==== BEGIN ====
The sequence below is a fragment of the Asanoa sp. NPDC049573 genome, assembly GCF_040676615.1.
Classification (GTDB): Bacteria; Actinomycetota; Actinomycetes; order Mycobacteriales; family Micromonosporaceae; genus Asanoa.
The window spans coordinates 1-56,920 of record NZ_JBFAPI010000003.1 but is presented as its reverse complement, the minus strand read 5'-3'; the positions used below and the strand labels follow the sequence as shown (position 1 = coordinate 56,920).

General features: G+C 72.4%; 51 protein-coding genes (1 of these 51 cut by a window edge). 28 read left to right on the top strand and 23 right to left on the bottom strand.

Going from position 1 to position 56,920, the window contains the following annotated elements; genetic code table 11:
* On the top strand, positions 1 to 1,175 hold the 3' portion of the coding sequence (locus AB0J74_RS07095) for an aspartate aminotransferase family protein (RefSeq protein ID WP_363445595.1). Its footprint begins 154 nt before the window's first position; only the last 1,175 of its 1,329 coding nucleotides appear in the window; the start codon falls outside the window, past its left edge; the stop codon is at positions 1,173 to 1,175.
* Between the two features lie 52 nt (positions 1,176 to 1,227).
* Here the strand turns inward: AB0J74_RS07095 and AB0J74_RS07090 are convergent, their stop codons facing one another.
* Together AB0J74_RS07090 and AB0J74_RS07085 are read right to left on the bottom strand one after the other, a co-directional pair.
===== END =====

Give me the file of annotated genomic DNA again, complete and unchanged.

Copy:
The sequence below is a fragment of the Asanoa sp. NPDC049573 genome, assembly GCF_040676615.1.
Classification (GTDB): Bacteria; Actinomycetota; Actinomycetes; order Mycobacteriales; family Micromonosporaceae; genus Asanoa.
The window spans coordinates 1-56,920 of record NZ_JBFAPI010000003.1 but is presented as its reverse complement, the minus strand read 5'-3'; the positions used below and the strand labels follow the sequence as shown (position 1 = coordinate 56,920).

General features: G+C 72.4%; 51 protein-coding genes (1 of these 51 cut by a window edge). 28 read left to right on the top strand and 23 right to left on the bottom strand.

Going from position 1 to position 56,920, the window contains the following annotated elements; genetic code table 11:
* On the top strand, positions 1 to 1,175 hold the 3' portion of the coding sequence (locus AB0J74_RS07095) for an aspartate aminotransferase family protein (RefSeq protein ID WP_363445595.1). Its footprint begins 154 nt before the window's first position; only the last 1,175 of its 1,329 coding nucleotides appear in the window; the start codon falls outside the window, past its left edge; the stop codon is at positions 1,173 to 1,175.
* Between the two features lie 52 nt (positions 1,176 to 1,227).
* Here the strand turns inward: AB0J74_RS07095 and AB0J74_RS07090 are convergent, their stop codons facing one another.
* Together AB0J74_RS07090 and AB0J74_RS07085 are read right to left on the bottom strand one after the other, a co-directional pair.